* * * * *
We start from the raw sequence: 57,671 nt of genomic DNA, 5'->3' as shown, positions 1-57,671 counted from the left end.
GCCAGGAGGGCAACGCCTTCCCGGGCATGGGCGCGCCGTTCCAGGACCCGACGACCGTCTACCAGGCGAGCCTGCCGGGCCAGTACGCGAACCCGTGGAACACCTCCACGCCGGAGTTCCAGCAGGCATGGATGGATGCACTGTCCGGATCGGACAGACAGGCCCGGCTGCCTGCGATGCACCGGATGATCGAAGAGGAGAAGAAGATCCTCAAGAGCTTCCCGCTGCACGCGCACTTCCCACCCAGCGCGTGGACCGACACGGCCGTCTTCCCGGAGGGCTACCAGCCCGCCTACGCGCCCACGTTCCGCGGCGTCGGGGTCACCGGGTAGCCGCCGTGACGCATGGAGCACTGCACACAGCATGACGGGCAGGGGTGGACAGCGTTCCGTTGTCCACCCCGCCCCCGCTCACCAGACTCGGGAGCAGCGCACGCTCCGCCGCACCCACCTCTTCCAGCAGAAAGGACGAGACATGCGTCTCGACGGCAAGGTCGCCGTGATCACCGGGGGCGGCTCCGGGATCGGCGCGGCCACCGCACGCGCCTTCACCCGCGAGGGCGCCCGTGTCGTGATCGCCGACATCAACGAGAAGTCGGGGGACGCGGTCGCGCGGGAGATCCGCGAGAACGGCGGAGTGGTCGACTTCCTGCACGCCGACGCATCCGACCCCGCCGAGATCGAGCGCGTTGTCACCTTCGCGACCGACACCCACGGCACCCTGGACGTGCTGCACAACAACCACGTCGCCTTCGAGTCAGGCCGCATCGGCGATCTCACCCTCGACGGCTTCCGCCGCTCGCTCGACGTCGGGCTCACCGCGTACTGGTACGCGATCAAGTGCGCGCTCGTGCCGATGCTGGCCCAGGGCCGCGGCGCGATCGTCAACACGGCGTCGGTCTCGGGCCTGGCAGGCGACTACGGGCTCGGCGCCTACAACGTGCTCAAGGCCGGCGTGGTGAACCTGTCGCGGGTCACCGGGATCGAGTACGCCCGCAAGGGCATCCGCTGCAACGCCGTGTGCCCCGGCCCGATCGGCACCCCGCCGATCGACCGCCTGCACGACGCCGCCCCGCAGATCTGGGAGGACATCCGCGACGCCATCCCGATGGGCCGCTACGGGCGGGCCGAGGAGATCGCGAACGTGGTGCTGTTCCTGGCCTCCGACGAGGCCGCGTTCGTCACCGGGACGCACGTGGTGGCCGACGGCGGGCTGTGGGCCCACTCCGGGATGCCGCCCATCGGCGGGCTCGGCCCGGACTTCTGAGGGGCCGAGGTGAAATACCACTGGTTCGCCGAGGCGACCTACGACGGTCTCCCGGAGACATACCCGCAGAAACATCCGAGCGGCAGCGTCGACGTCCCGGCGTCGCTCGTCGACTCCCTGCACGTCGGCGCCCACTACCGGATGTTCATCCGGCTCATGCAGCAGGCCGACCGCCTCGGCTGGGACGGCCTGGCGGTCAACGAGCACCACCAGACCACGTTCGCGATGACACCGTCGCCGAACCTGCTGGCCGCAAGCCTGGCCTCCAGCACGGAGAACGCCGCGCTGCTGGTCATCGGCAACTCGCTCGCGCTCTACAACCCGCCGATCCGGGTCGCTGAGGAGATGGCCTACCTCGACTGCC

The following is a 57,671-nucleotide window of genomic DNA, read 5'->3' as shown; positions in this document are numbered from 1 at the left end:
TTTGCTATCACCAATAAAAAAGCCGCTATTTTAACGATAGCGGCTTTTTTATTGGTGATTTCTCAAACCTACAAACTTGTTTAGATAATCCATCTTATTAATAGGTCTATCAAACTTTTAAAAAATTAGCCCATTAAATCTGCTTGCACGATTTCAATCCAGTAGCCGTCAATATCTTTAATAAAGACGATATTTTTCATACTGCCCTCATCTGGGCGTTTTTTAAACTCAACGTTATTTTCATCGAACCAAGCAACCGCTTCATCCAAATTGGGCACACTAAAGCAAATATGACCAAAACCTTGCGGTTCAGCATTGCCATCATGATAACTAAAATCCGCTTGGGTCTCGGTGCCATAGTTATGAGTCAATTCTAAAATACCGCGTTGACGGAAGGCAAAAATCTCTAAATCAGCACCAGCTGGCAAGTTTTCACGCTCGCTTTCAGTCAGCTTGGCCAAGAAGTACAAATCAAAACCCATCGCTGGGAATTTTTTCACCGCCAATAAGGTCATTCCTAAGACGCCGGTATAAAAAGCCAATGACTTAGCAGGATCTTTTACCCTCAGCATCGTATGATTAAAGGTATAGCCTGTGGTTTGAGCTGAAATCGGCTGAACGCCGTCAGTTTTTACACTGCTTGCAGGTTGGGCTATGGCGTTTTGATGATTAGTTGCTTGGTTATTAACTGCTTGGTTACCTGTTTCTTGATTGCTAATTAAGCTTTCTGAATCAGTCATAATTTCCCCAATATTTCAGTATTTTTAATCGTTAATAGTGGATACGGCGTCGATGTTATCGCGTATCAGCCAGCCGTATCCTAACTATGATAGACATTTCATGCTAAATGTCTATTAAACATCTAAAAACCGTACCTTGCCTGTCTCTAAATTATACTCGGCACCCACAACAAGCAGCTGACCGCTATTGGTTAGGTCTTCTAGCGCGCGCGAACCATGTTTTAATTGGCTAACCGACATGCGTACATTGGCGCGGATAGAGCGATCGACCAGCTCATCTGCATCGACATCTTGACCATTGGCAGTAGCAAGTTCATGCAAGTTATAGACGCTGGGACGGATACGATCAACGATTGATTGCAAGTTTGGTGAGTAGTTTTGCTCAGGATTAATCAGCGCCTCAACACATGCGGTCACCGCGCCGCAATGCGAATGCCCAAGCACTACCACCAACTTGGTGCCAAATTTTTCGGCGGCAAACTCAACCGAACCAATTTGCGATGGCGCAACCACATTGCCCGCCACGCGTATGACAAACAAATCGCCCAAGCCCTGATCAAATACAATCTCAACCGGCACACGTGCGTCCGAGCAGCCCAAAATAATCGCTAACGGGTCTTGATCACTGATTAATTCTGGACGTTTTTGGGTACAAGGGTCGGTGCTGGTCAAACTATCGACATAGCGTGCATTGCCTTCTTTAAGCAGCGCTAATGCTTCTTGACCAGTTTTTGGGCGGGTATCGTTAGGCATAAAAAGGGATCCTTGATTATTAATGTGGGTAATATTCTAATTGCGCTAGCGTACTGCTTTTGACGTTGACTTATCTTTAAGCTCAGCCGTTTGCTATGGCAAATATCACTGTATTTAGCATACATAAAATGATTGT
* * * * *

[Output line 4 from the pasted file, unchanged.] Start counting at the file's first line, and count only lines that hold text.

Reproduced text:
TTTGCTATCACCAATAAAAAAGCCGCTATTTTAACGATAGCGGCTTTTTTATTGGTGATTTCTCAAACCTACAAACTTGTTTAGATAATCCATCTTATTAATAGGTCTATCAAACTTTTAAAAAATTAGCCCATTAAATCTGCTTGCACGATTTCAATCCAGTAGCCGTCAATATCTTTAATAAAGACGATATTTTTCATACTGCCCTCATCTGGGCGTTTTTTAAACTCAACGTTATTTTCATCGAACCAAGCAACCGCTTCATCCAAATTGGGCACACTAAAGCAAATATGACCAAAACCTTGCGGTTCAGCATTGCCATCATGATAACTAAAATCCGCTTGGGTCTCGGTGCCATAGTTATGAGTCAATTCTAAAATACCGCGTTGACGGAAGGCAAAAATCTCTAAATCAGCACCAGCTGGCAAGTTTTCACGCTCGCTTTCAGTCAGCTTGGCCAAGAAGTACAAATCAAAACCCATCGCTGGGAATTTTTTCACCGCCAATAAGGTCATTCCTAAGACGCCGGTATAAAAAGCCAATGACTTAGCAGGATCTTTTACCCTCAGCATCGTATGATTAAAGGTATAGCCTGTGGTTTGAGCTGAAATCGGCTGAACGCCGTCAGTTTTTACACTGCTTGCAGGTTGGGCTATGGCGTTTTGATGATTAGTTGCTTGGTTATTAACTGCTTGGTTACCTGTTTCTTGATTGCTAATTAAGCTTTCTGAATCAGTCATAATTTCCCCAATATTTCAGTATTTTTAATCGTTAATAGTGGATACGGCGTCGATGTTATCGCGTATCAGCCAGCCGTATCCTAACTATGATAGACATTTCATGCTAAATGTCTATTAAACATCTAAAAACCGTACCTTGCCTGTCTCTAAATTATACTCGGCACCCACAACAAGCAGCTGACCGCTATTGGTTAGGTCTTCTAGCGCGCGCGAACCATGTTTTAATTGGCTAACCGACATGCGTACATTGGCGCGGATAGAGCGATCGACCAGCTCATCTGCATCGACATCTTGACCATTGGCAGTAGCAAGTTCATGCAAGTTATAGACGCTGGGACGGATACGATCAACGATTGATTGCAAGTTTGGTGAGTAGTTTTGCTCAGGATTAATCAGCGCCTCAACACATGCGGTCACCGCGCCGCAATGCGAATGCCCAAGCACTACCACCAACTTGGTGCCAAATTTTTCGGCGGCAAACTCAACCGAACCAATTTGCGATGGCGCAACCACATTGCCCGCCACGCGTATGACAAACAAATCGCCCAAGCCCTGATCAAATACAATCTCAACCGGCACACGTGCGTCCGAGCAGCCCAAAATAATCGCTAACGGGTCTTGATCACTGATTAATTCTGGACGTTTTTGGGTACAAGGGTCGGTGCTGGTCAAACTATCGACATAGCGTGCATTGCCTTCTTTAAGCAGCGCTAATGCTTCTTGACCAGTTTTTGGGCGGGTATCGTTAGGCATAAAAAGGGATCCTTGATTATTAATGTGGGTAATATTCTAATTGCGCTAGCGTACTGCTTTTGACGTTGACTTATCTTTAAGCTCAGCCGTTTGCTATGGCAAATATCACTGTATTTAGCATACATAAAATGATTGT